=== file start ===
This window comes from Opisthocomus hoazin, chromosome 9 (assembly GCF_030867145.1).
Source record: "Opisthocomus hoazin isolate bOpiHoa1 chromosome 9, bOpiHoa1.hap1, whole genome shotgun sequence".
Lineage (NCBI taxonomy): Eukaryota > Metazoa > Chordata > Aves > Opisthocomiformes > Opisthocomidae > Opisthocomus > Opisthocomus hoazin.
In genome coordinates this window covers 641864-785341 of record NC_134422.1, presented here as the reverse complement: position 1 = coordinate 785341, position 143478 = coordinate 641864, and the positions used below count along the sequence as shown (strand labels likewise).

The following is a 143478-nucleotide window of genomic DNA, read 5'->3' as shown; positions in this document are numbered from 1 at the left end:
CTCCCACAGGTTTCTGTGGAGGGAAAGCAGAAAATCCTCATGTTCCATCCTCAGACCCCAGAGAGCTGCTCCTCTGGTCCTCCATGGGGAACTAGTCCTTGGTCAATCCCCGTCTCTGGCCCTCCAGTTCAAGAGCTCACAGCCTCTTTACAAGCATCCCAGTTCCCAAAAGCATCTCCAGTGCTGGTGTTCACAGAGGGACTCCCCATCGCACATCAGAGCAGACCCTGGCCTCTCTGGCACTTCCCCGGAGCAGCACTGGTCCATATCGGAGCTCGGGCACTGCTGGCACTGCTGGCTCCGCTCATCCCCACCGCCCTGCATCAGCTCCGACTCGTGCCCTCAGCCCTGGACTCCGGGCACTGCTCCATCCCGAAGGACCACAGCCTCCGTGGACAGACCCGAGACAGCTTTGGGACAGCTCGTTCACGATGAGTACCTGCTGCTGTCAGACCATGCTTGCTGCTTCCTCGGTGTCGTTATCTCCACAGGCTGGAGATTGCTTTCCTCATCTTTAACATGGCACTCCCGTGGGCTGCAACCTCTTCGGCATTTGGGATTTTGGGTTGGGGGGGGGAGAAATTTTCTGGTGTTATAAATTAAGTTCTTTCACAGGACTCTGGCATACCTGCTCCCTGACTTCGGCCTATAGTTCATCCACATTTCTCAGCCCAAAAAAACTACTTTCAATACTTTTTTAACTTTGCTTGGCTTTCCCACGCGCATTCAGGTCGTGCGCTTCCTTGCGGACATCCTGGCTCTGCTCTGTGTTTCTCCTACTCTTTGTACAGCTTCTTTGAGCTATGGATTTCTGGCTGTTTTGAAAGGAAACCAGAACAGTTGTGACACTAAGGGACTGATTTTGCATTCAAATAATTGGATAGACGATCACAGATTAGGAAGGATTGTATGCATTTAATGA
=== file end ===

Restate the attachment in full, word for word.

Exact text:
This window comes from Opisthocomus hoazin, chromosome 9 (assembly GCF_030867145.1).
Source record: "Opisthocomus hoazin isolate bOpiHoa1 chromosome 9, bOpiHoa1.hap1, whole genome shotgun sequence".
Lineage (NCBI taxonomy): Eukaryota > Metazoa > Chordata > Aves > Opisthocomiformes > Opisthocomidae > Opisthocomus > Opisthocomus hoazin.
In genome coordinates this window covers 641864-785341 of record NC_134422.1, presented here as the reverse complement: position 1 = coordinate 785341, position 143478 = coordinate 641864, and the positions used below count along the sequence as shown (strand labels likewise).

The following is a 143478-nucleotide window of genomic DNA, read 5'->3' as shown; positions in this document are numbered from 1 at the left end:
CTCCCACAGGTTTCTGTGGAGGGAAAGCAGAAAATCCTCATGTTCCATCCTCAGACCCCAGAGAGCTGCTCCTCTGGTCCTCCATGGGGAACTAGTCCTTGGTCAATCCCCGTCTCTGGCCCTCCAGTTCAAGAGCTCACAGCCTCTTTACAAGCATCCCAGTTCCCAAAAGCATCTCCAGTGCTGGTGTTCACAGAGGGACTCCCCATCGCACATCAGAGCAGACCCTGGCCTCTCTGGCACTTCCCCGGAGCAGCACTGGTCCATATCGGAGCTCGGGCACTGCTGGCACTGCTGGCTCCGCTCATCCCCACCGCCCTGCATCAGCTCCGACTCGTGCCCTCAGCCCTGGACTCCGGGCACTGCTCCATCCCGAAGGACCACAGCCTCCGTGGACAGACCCGAGACAGCTTTGGGACAGCTCGTTCACGATGAGTACCTGCTGCTGTCAGACCATGCTTGCTGCTTCCTCGGTGTCGTTATCTCCACAGGCTGGAGATTGCTTTCCTCATCTTTAACATGGCACTCCCGTGGGCTGCAACCTCTTCGGCATTTGGGATTTTGGGTTGGGGGGGGGAGAAATTTTCTGGTGTTATAAATTAAGTTCTTTCACAGGACTCTGGCATACCTGCTCCCTGACTTCGGCCTATAGTTCATCCACATTTCTCAGCCCAAAAAAACTACTTTCAATACTTTTTTAACTTTGCTTGGCTTTCCCACGCGCATTCAGGTCGTGCGCTTCCTTGCGGACATCCTGGCTCTGCTCTGTGTTTCTCCTACTCTTTGTACAGCTTCTTTGAGCTATGGATTTCTGGCTGTTTTGAAAGGAAACCAGAACAGTTGTGACACTAAGGGACTGATTTTGCATTCAAATAATTGGATAGACGATCACAGATTAGGAAGGATTGTATGCATTTAATGA